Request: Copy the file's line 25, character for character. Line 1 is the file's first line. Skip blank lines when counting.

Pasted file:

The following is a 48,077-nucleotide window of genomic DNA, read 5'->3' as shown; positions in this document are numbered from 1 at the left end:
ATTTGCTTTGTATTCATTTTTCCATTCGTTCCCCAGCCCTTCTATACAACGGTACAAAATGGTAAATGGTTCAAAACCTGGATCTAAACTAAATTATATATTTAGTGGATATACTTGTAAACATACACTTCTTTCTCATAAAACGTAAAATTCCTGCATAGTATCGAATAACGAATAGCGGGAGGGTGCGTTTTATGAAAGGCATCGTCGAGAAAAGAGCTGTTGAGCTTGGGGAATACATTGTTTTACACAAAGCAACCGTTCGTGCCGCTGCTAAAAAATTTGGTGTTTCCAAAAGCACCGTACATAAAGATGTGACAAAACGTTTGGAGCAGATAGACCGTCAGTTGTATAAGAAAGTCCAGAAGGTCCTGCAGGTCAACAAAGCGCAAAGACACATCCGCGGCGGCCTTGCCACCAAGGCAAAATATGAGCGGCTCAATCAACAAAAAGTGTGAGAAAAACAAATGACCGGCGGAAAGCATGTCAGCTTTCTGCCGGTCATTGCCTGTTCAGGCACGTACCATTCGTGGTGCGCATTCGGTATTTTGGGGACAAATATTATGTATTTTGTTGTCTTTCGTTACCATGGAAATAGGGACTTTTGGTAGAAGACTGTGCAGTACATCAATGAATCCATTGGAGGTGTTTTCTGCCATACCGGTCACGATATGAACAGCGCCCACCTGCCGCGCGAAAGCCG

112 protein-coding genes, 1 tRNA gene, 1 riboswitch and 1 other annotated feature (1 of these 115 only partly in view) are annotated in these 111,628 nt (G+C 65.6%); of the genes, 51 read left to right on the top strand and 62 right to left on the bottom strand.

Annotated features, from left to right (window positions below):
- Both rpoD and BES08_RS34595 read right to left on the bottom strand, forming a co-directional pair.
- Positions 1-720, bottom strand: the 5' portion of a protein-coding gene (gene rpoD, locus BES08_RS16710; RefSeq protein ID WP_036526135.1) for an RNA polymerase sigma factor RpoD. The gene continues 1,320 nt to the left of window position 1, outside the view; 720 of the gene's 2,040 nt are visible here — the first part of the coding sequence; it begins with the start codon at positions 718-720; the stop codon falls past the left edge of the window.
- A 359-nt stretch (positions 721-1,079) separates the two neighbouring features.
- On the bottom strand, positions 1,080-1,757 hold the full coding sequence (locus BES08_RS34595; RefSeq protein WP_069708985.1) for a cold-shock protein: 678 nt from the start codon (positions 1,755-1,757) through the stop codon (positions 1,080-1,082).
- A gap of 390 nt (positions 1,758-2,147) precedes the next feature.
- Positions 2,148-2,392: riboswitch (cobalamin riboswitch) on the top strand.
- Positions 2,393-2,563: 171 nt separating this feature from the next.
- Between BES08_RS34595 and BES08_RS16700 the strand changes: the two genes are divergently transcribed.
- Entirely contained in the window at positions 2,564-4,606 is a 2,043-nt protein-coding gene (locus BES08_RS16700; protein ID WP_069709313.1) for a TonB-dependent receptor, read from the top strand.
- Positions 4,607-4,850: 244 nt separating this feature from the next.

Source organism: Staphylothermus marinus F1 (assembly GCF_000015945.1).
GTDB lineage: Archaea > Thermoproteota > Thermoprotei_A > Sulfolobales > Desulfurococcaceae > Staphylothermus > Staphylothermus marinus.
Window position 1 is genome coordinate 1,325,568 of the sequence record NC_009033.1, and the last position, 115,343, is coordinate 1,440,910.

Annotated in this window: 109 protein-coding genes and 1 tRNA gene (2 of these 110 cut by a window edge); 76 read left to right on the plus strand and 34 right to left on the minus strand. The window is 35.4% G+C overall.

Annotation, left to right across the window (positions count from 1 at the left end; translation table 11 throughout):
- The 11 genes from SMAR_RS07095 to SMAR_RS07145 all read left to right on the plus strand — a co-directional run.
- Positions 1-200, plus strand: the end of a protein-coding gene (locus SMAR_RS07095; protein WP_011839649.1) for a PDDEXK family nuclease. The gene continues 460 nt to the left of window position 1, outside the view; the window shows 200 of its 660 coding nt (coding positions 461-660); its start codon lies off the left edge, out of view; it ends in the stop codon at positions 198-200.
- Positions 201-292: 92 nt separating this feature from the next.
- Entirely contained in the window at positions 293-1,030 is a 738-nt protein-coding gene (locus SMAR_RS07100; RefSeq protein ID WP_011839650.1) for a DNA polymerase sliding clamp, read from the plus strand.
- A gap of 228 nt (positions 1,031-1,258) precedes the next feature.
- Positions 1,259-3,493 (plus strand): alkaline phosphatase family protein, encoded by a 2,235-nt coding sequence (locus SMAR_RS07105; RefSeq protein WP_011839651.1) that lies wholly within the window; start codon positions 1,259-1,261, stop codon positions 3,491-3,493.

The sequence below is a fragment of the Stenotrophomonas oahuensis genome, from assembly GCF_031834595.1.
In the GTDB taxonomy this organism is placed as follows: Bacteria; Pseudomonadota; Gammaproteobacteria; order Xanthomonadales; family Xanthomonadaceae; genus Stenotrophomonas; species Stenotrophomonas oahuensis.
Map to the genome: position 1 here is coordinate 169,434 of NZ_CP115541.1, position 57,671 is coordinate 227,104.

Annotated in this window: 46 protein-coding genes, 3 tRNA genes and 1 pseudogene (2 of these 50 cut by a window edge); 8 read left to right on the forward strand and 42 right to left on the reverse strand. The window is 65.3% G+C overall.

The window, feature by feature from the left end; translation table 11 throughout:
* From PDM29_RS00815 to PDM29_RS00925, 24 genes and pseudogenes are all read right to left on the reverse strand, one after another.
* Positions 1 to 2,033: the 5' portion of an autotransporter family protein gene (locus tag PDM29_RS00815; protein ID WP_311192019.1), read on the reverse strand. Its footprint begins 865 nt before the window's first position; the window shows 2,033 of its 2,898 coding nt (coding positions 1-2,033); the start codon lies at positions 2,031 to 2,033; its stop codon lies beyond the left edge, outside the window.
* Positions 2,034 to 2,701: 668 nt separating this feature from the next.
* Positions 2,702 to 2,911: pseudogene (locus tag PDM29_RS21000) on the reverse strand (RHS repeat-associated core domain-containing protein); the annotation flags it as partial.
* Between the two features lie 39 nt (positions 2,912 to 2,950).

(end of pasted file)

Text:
- Positions 1,259-3,493 (plus strand): alkaline phosphatase family protein, encoded by a 2,235-nt coding sequence (locus SMAR_RS07105; RefSeq protein WP_011839651.1) that lies wholly within the window; start codon positions 1,259-1,261, stop codon positions 3,491-3,493.